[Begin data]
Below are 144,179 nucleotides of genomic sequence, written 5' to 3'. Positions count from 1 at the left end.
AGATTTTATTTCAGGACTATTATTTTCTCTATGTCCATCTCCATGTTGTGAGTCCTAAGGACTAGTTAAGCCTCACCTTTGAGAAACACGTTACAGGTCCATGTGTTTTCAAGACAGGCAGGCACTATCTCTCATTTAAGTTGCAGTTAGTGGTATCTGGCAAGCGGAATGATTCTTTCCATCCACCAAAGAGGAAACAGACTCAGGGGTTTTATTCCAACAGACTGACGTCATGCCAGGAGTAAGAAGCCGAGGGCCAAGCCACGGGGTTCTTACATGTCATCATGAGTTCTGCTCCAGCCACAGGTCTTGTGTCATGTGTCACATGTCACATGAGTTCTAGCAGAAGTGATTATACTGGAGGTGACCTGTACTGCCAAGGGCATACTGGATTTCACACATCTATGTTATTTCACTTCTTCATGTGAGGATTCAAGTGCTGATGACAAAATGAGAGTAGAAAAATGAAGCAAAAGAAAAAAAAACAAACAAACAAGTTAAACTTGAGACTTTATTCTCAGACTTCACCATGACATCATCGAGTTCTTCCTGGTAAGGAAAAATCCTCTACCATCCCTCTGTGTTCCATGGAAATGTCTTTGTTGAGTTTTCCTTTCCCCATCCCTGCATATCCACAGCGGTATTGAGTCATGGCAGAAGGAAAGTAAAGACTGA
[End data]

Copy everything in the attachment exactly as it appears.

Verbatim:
Below are 144,179 nucleotides of genomic sequence, written 5' to 3'. Positions count from 1 at the left end.
AGATTTTATTTCAGGACTATTATTTTCTCTATGTCCATCTCCATGTTGTGAGTCCTAAGGACTAGTTAAGCCTCACCTTTGAGAAACACGTTACAGGTCCATGTGTTTTCAAGACAGGCAGGCACTATCTCTCATTTAAGTTGCAGTTAGTGGTATCTGGCAAGCGGAATGATTCTTTCCATCCACCAAAGAGGAAACAGACTCAGGGGTTTTATTCCAACAGACTGACGTCATGCCAGGAGTAAGAAGCCGAGGGCCAAGCCACGGGGTTCTTACATGTCATCATGAGTTCTGCTCCAGCCACAGGTCTTGTGTCATGTGTCACATGTCACATGAGTTCTAGCAGAAGTGATTATACTGGAGGTGACCTGTACTGCCAAGGGCATACTGGATTTCACACATCTATGTTATTTCACTTCTTCATGTGAGGATTCAAGTGCTGATGACAAAATGAGAGTAGAAAAATGAAGCAAAAGAAAAAAAAACAAACAAACAAGTTAAACTTGAGACTTTATTCTCAGACTTCACCATGACATCATCGAGTTCTTCCTGGTAAGGAAAAATCCTCTACCATCCCTCTGTGTTCCATGGAAATGTCTTTGTTGAGTTTTCCTTTCCCCATCCCTGCATATCCACAGCGGTATTGAGTCATGGCAGAAGGAAAGTAAAGACTGA